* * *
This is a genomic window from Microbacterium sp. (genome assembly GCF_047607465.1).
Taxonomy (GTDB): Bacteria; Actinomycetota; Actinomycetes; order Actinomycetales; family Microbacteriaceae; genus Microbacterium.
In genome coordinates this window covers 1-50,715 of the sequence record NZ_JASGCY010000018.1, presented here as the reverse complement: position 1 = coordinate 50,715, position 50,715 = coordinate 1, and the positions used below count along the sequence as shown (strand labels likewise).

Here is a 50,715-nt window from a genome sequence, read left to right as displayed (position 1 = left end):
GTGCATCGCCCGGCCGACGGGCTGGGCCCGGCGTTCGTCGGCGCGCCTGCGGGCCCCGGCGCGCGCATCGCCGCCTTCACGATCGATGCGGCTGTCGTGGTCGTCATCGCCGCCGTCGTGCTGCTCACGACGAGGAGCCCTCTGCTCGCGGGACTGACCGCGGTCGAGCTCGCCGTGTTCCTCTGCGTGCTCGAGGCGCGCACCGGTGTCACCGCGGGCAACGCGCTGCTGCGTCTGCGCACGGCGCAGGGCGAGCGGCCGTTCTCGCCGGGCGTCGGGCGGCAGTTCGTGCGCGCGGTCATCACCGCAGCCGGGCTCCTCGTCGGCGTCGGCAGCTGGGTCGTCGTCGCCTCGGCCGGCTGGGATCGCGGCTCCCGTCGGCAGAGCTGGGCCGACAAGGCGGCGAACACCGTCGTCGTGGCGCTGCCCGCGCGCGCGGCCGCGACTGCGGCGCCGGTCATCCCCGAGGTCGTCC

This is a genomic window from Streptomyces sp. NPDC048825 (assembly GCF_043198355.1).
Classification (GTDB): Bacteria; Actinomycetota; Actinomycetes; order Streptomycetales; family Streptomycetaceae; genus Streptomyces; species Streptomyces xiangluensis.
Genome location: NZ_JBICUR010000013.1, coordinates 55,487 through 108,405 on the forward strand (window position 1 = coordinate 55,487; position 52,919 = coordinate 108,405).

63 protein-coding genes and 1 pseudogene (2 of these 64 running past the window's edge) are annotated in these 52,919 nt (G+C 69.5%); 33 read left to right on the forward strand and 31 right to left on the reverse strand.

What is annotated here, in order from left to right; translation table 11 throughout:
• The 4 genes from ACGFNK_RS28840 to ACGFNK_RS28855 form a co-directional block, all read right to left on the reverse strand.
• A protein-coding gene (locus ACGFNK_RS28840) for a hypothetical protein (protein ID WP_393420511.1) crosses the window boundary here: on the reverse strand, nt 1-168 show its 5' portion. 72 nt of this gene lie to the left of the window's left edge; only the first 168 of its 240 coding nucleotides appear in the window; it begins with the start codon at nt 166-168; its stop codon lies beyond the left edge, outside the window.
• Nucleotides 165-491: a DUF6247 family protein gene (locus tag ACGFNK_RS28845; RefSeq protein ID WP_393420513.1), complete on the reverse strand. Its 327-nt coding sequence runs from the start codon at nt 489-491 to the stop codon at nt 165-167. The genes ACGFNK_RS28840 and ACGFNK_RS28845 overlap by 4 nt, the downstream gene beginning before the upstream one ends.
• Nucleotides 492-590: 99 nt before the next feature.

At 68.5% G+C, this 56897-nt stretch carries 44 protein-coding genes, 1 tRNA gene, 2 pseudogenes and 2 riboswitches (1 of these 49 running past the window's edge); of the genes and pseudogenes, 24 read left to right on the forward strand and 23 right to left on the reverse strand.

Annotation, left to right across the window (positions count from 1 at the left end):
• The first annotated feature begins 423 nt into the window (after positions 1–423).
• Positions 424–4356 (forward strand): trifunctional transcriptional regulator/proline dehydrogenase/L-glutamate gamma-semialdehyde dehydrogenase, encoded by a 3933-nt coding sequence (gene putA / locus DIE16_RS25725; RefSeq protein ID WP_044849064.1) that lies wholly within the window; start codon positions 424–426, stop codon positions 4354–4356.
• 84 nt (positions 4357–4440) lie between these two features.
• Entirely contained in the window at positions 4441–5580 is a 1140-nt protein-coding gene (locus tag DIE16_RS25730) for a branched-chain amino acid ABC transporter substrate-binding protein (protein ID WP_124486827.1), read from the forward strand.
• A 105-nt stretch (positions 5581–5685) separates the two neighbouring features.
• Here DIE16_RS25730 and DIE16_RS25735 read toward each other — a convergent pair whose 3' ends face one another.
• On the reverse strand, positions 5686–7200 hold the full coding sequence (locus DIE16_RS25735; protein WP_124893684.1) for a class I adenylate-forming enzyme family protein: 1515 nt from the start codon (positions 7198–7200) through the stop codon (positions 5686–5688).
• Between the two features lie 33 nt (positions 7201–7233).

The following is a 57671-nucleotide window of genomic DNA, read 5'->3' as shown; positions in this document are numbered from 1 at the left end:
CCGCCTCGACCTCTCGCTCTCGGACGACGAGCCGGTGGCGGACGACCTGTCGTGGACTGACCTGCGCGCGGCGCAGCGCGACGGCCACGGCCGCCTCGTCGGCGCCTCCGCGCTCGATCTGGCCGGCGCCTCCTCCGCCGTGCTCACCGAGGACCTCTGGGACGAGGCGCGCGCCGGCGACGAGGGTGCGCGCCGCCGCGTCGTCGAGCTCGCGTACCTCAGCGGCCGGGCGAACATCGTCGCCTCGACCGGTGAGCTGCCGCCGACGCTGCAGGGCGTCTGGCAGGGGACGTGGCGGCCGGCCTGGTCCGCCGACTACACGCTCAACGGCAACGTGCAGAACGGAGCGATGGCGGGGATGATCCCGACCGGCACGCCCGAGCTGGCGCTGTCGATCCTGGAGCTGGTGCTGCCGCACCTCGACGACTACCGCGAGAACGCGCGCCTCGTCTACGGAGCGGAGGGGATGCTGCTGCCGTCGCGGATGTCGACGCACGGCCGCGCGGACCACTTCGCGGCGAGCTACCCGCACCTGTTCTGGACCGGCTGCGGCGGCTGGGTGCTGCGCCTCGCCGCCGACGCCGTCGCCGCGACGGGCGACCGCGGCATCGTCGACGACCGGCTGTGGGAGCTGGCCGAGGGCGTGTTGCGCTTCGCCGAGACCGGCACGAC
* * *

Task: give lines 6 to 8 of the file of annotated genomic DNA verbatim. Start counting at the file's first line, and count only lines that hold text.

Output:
This is a genomic window from Streptomyces sp. NPDC048825 (assembly GCF_043198355.1).
Classification (GTDB): Bacteria; Actinomycetota; Actinomycetes; order Streptomycetales; family Streptomycetaceae; genus Streptomyces; species Streptomyces xiangluensis.
Genome location: NZ_JBICUR010000013.1, coordinates 55,487 through 108,405 on the forward strand (window position 1 = coordinate 55,487; position 52,919 = coordinate 108,405).